Out of the question: PCCs’ charitable donations

by
24 November 2017

Write, if you have any answers to the questions listed at the end of this section, or to add to the answers given below

iStock

Your answers

I am on a church committee that regularly approves sums of money to be donated to charities. Other than making freedom-of-infor­mation requests to discover how charities use the money given (e.g. do they pay their top employees high salaries?), how do PCCs decide which charities to give to, and how much to give?

 

The questioner and his or her PCC should be aware that by donating money to charities they may be in murky waters.

The best route to follow is through the Charity Commission’s website — although it can involve much painstaking work. Knowing the registration number of the char­ity concerned does enable some short cuts to annual accounts, etc. But there are thousands of small charities whose annual income falls below the level at which they are required to register with the Com­mis­sion, but they still have to pro­duce annual accounts and follow national government rules. Details of the regulations are frequently available in public libraries or Citi­zens Advice. There are several books on the subject.

There are, however, also num­erous organisations that describe their activities as “charitable”. This is an elastic term and needs proper investigation, initially to find out how and why their activity is described. For example, offering some­one a bed for the night could be described as charitable even if pay­ment is involved. Some organi­­­sa­tions work under the banner of “not for profit” and use only volun­­teers for their work. They must produce accounts and obtain agree­ment with their local office of the Inland Rev­enue. They cannot, like a charity, benefit from VAT exemp­tion.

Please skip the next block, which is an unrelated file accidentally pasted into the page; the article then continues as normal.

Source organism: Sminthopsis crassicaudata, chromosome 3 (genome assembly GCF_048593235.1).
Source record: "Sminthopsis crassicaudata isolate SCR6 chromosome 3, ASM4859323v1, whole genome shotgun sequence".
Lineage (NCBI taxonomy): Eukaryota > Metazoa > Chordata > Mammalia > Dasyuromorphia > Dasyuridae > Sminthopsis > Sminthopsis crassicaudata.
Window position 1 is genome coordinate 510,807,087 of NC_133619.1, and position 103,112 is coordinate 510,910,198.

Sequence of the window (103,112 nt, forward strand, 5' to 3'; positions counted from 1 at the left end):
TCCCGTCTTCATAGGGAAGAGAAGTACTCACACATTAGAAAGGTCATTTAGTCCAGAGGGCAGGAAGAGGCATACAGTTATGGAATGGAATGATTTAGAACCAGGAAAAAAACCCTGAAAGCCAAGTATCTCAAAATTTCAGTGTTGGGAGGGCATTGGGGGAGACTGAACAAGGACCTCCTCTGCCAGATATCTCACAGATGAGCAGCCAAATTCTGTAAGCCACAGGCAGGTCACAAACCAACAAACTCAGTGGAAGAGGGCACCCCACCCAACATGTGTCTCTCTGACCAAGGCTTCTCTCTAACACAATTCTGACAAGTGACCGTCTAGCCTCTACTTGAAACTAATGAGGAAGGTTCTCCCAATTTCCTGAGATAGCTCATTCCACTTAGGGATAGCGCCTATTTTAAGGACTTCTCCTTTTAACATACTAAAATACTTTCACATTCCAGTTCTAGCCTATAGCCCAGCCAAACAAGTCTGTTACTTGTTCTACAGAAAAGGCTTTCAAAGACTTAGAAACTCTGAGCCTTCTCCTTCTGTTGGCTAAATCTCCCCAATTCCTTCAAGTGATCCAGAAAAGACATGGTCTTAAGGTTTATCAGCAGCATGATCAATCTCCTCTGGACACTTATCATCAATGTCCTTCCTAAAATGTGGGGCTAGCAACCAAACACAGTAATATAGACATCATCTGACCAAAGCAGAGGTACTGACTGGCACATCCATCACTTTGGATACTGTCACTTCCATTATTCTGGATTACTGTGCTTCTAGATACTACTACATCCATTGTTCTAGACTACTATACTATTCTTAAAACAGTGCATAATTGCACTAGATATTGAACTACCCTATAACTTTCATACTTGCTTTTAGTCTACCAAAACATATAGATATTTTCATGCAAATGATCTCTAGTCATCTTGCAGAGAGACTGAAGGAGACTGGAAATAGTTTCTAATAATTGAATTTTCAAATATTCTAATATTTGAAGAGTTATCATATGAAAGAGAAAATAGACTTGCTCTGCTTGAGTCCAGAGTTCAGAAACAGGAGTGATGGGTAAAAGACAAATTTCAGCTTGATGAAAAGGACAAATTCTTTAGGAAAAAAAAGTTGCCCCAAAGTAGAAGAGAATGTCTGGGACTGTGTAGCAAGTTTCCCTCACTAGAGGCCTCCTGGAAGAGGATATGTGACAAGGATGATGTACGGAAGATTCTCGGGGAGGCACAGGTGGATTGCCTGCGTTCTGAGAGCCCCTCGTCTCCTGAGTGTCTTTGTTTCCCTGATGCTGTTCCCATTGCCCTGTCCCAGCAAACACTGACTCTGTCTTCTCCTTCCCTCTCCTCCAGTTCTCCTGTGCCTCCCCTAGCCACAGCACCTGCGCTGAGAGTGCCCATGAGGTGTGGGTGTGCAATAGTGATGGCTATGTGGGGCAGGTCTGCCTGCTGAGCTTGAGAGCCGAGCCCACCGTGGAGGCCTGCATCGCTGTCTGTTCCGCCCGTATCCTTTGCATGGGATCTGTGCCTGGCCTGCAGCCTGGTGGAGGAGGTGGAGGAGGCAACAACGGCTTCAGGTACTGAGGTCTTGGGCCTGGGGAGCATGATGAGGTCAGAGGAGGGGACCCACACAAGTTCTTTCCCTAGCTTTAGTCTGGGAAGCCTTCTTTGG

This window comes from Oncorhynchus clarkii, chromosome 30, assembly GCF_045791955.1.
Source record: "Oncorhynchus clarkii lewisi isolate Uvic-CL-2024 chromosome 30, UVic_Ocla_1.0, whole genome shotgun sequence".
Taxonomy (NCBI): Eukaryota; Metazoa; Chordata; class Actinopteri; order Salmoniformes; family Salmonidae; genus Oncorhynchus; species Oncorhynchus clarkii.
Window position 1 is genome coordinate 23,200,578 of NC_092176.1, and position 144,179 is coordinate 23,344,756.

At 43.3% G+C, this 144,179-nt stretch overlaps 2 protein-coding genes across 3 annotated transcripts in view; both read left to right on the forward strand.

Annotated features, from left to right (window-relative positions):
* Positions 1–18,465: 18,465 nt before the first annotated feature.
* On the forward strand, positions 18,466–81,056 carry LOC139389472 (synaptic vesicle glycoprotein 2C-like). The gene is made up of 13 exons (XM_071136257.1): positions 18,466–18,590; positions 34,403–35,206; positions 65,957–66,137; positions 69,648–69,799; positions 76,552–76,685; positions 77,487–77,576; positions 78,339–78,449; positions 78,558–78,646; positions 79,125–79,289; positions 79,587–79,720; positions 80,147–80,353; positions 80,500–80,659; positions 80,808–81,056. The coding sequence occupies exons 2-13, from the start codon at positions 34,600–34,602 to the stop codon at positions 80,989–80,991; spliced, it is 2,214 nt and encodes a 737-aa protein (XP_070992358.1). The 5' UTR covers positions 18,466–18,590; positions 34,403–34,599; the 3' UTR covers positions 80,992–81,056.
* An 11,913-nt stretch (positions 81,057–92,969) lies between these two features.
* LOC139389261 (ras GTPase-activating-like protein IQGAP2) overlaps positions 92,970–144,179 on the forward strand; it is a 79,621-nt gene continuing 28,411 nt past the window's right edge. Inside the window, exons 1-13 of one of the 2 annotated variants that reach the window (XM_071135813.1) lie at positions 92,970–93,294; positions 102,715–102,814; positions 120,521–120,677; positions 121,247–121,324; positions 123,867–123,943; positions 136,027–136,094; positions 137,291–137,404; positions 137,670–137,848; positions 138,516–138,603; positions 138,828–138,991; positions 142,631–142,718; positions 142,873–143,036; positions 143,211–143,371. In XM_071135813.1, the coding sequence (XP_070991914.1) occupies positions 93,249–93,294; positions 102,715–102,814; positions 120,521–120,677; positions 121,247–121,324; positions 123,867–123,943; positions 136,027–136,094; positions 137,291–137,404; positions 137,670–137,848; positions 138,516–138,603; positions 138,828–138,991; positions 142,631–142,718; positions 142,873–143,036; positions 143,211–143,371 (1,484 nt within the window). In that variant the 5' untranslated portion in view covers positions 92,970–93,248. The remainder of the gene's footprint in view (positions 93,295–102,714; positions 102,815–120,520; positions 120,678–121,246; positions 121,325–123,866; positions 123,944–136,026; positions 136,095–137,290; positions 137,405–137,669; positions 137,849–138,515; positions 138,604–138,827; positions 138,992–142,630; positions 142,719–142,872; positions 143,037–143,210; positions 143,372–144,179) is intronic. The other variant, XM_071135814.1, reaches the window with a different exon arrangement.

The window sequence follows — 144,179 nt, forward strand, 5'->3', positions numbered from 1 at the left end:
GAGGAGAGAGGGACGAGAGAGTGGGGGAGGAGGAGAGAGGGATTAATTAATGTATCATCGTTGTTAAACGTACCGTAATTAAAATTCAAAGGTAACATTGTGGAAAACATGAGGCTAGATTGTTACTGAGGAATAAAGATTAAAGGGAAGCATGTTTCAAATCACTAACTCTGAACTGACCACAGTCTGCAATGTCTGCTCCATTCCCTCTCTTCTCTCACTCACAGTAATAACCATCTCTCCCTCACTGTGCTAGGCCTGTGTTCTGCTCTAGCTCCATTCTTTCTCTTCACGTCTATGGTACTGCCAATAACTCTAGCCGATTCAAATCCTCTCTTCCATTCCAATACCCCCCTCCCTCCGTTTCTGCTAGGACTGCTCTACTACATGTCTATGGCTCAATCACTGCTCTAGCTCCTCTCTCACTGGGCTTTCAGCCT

The whole business can be extremely tiresome and protracted, particularly if the “charity” is bogus or the director and trustees are opaque. It may boil down to much direct questioning, involving written answers, and include the recent accounts and checks on exactly who is the beneficiary and by how much. Hesitation to produce answers is suspect, but the Charity Commis­sion is generally helpful when ap­­proached, and conscious of the multiple levels of fraud. Don’t be put off by percentages: insist on precise details before any PCC gives anything to anyone, including “dog collars”. Good luck!

Advertisement

(Miss) Primrose Peacock (Director

of Friends of Albania, 1991-2012)

Truro

 

The collect for the 19th Sunday after Trinity (1662) states: “O God, forasmuch as without thee we are not able to please thee . . .”. Is this just a statement of the obvious, or is there some deeper theological meaning?

 

As simple as that — although Cranmer and his 17th-century im­­provers managed to embroider it a bit (the eighth-century Latin original is innocent of “forasmuch”, “Holy Spirit”, and “rule”). Reimagine it as a confession: “Entwine your mercy around the work of our hearts, O Lord; else you will find no delight in them.”

(The Revd) Peter Mullins, Haworth

 

St Augustine of Hippo, unlike Pelagius, would say that we were so deeply in the grip of sin that we could do no good without divine help. Better to remember the first commandment to love God, who loves everyone, with all we have and are. If we are in such a loving rela­tionship with God, our human relationships will not be skewed by self-regard.

(Canon) John Goodchild

Liverpool

 

Your questions

The patronage of our benefice is vested in trustees. The power of appointing new trustees is held by the PCC whose normal practice has been to appoint up to seven of its long-serving members. Effectively the PCC is the trustee. As “a body cor­porate with perpetual succes­sion”, can the PCC appoint itself as a trustee, thus avoiding the need in future for a new deed of appoint­ment (with consequent fees to the diocesan registrar’s solicitors) each time a trustee dies or resigns and has to be replaced?

J. L.

 

Address for answers and more questions: Out of the Question, Church Times, 3rd floor, Invicta House, 108-114 Golden Lane, London EC1Y 0TG.

questions@churchtimes.co.uk

Latest Cartoon

The Church Times Archive

Read reports from issues stretching back to 1863, search for your parish or see if any of the clergy you know get a mention.

FREE for Church Times subscribers.

Explore the archive

Welcome to the Church Times

​To explore the Church Times website fully, please sign in or subscribe.

Non-subscribers can read twelve articles for free each month. (You will need to register.)